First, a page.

Family members are still unsure how Bernice Chacon contracted the virus, but they say if you have a parent or grandparent living in your household, it is important to take note of any slight changes from appetite to energy levels.
They're just thankful Chacon survived a virus so many others have not.
Chacon, the family's matriarch, was determined not to let a COVID-19 diagnosis end her journey.
"When they told me I was going home, I said 'great.' I kept bugging them every day," she said.
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Chacon's children say their mother's fighting spirit is what got her through two weeks in two hospitals.
"She's known to be stubborn," her son Mario said. "So COVID couldn't stand a chance."
This was something they feared they wouldn't be able to say last month.
"It was really scary for all of us because at some point, we really thought we were going to lose her because her sister had just passed away and she was 93," Mario added.
It was Jan. 11 when they first noticed a change in their normally upbeat mother. After rushing Bernice to the hospital, she was sent home diagnosed with pneumonia in one of her lungs. A few days later, she got worse.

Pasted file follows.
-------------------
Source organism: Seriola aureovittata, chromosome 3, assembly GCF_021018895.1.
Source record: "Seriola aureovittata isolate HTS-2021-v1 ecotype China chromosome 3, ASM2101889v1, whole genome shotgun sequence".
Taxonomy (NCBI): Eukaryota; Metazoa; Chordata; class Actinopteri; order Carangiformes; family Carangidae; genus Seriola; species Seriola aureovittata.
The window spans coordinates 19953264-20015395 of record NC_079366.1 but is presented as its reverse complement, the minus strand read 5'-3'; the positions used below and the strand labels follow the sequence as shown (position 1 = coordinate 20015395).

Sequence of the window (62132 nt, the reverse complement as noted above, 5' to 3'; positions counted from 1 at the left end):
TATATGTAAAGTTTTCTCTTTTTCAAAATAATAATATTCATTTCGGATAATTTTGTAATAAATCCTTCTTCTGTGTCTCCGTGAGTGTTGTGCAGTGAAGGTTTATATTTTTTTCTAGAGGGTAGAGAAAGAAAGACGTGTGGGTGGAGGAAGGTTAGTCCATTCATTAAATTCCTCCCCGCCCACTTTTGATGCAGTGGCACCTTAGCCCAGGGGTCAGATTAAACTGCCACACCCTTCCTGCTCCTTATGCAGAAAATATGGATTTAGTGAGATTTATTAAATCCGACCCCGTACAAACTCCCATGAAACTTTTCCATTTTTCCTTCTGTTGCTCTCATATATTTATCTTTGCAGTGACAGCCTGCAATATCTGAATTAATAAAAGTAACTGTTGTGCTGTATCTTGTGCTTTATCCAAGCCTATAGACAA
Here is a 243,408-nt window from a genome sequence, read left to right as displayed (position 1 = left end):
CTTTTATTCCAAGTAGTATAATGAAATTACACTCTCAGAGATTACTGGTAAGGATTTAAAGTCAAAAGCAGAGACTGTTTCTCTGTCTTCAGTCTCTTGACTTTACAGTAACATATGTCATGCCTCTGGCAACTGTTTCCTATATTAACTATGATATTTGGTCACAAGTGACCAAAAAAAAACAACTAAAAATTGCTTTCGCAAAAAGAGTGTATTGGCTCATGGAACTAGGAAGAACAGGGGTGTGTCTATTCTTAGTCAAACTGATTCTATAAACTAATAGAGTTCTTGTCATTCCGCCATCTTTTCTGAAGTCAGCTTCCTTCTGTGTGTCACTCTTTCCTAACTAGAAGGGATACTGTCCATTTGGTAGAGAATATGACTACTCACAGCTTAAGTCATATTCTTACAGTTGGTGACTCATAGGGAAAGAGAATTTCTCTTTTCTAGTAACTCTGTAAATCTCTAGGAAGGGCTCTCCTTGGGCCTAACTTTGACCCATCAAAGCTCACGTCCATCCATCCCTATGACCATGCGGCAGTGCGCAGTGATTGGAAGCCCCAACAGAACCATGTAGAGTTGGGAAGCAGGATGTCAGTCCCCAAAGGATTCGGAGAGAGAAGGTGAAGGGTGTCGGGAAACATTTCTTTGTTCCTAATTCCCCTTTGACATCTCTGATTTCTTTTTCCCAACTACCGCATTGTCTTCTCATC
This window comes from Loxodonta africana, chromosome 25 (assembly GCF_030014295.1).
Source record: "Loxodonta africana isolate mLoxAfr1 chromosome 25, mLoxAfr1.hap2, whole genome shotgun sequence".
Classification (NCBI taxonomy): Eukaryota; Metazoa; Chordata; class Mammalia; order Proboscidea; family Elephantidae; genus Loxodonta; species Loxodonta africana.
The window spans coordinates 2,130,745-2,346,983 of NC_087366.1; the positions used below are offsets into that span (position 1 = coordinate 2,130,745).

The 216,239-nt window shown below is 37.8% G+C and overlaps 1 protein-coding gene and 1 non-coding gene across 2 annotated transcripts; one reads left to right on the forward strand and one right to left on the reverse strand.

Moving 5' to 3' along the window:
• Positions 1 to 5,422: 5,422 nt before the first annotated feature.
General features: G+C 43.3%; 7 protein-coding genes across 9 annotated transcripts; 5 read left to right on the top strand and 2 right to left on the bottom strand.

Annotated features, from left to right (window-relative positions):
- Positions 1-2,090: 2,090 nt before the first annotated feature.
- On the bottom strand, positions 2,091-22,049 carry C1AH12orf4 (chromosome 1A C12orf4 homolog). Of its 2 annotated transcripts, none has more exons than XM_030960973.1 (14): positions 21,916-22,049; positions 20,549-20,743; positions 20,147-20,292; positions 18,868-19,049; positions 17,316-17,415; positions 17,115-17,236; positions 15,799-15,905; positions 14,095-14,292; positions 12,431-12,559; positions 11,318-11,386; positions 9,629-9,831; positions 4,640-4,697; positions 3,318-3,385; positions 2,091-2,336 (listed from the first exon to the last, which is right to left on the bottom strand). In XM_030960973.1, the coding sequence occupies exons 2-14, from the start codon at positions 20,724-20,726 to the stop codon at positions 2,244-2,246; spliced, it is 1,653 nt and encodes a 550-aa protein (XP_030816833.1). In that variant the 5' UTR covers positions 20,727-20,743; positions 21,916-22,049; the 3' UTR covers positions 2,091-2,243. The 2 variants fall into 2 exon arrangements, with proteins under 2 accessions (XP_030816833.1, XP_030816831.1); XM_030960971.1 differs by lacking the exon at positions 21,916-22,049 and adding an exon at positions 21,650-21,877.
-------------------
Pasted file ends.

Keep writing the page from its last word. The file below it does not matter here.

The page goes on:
"She wasn't eating, sleeping a lot. We knew something was different," said her son Philip.
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Chacon was admitted to Sierra View Medical Center, where she tested positive for COVID-19.
A week later, she was transferred to the Porterville Alternative Care Site. She doesn't remember much about her time in the hospital but says "prayer, a strong will and family" got her through.
The Valley native who lives in Porterville with her son and daughter-in-law can now add survivor to her list of titles, which includes grandmother of 19 and great grandmother of 35.
She is still on the road to recovery. Her son and daughter in-law are monitoring her vitals daily, but they say this is her third day using a walker. She's regaining her strength to celebrate her 96th birthday next month.
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